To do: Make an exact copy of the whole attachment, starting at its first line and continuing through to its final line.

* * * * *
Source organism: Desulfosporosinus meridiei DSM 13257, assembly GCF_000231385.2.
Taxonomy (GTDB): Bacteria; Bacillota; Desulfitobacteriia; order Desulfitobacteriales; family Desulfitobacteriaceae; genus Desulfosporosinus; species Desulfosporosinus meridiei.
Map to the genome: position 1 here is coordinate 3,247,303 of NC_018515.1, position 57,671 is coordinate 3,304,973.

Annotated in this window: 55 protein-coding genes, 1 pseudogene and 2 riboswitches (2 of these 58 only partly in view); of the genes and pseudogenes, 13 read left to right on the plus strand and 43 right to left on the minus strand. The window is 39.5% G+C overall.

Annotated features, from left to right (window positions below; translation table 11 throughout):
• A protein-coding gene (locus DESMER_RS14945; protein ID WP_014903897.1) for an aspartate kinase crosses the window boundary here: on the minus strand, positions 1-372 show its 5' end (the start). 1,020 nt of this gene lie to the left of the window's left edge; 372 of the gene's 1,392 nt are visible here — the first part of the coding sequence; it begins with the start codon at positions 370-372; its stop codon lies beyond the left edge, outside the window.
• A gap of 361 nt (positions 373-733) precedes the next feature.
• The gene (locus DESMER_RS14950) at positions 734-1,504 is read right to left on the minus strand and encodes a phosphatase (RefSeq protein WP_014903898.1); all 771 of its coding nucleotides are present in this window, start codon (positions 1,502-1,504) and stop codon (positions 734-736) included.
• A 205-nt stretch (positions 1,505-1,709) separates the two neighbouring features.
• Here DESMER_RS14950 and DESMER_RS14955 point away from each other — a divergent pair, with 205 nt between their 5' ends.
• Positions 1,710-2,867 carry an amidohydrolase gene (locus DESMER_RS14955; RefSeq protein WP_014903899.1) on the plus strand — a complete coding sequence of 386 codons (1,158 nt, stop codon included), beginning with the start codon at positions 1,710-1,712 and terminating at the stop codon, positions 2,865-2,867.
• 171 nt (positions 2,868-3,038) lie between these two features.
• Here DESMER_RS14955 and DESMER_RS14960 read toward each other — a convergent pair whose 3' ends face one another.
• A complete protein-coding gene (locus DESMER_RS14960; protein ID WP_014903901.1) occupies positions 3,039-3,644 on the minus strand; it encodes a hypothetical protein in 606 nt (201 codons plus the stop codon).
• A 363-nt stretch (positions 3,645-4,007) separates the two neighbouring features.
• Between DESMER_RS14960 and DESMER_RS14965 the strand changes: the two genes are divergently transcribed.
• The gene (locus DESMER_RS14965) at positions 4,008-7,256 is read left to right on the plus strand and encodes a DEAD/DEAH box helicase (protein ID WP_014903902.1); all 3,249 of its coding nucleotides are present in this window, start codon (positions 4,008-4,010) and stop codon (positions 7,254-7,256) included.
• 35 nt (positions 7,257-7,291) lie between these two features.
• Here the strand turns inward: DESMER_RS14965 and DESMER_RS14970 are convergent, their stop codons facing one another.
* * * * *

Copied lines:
Source organism: Desulfosporosinus meridiei DSM 13257, assembly GCF_000231385.2.
Taxonomy (GTDB): Bacteria; Bacillota; Desulfitobacteriia; order Desulfitobacteriales; family Desulfitobacteriaceae; genus Desulfosporosinus; species Desulfosporosinus meridiei.
Map to the genome: position 1 here is coordinate 3,247,303 of NC_018515.1, position 57,671 is coordinate 3,304,973.

Annotated in this window: 55 protein-coding genes, 1 pseudogene and 2 riboswitches (2 of these 58 only partly in view); of the genes and pseudogenes, 13 read left to right on the plus strand and 43 right to left on the minus strand. The window is 39.5% G+C overall.

Annotated features, from left to right (window positions below; translation table 11 throughout):
• A protein-coding gene (locus DESMER_RS14945; protein ID WP_014903897.1) for an aspartate kinase crosses the window boundary here: on the minus strand, positions 1-372 show its 5' end (the start). 1,020 nt of this gene lie to the left of the window's left edge; 372 of the gene's 1,392 nt are visible here — the first part of the coding sequence; it begins with the start codon at positions 370-372; its stop codon lies beyond the left edge, outside the window.
• A gap of 361 nt (positions 373-733) precedes the next feature.
• The gene (locus DESMER_RS14950) at positions 734-1,504 is read right to left on the minus strand and encodes a phosphatase (RefSeq protein WP_014903898.1); all 771 of its coding nucleotides are present in this window, start codon (positions 1,502-1,504) and stop codon (positions 734-736) included.
• A 205-nt stretch (positions 1,505-1,709) separates the two neighbouring features.
• Here DESMER_RS14950 and DESMER_RS14955 point away from each other — a divergent pair, with 205 nt between their 5' ends.
• Positions 1,710-2,867 carry an amidohydrolase gene (locus DESMER_RS14955; RefSeq protein WP_014903899.1) on the plus strand — a complete coding sequence of 386 codons (1,158 nt, stop codon included), beginning with the start codon at positions 1,710-1,712 and terminating at the stop codon, positions 2,865-2,867.
• 171 nt (positions 2,868-3,038) lie between these two features.
• Here DESMER_RS14955 and DESMER_RS14960 read toward each other — a convergent pair whose 3' ends face one another.
• A complete protein-coding gene (locus DESMER_RS14960; protein ID WP_014903901.1) occupies positions 3,039-3,644 on the minus strand; it encodes a hypothetical protein in 606 nt (201 codons plus the stop codon).
• A 363-nt stretch (positions 3,645-4,007) separates the two neighbouring features.
• Between DESMER_RS14960 and DESMER_RS14965 the strand changes: the two genes are divergently transcribed.
• The gene (locus DESMER_RS14965) at positions 4,008-7,256 is read left to right on the plus strand and encodes a DEAD/DEAH box helicase (protein ID WP_014903902.1); all 3,249 of its coding nucleotides are present in this window, start codon (positions 4,008-4,010) and stop codon (positions 7,254-7,256) included.
• 35 nt (positions 7,257-7,291) lie between these two features.
• Here the strand turns inward: DESMER_RS14965 and DESMER_RS14970 are convergent, their stop codons facing one another.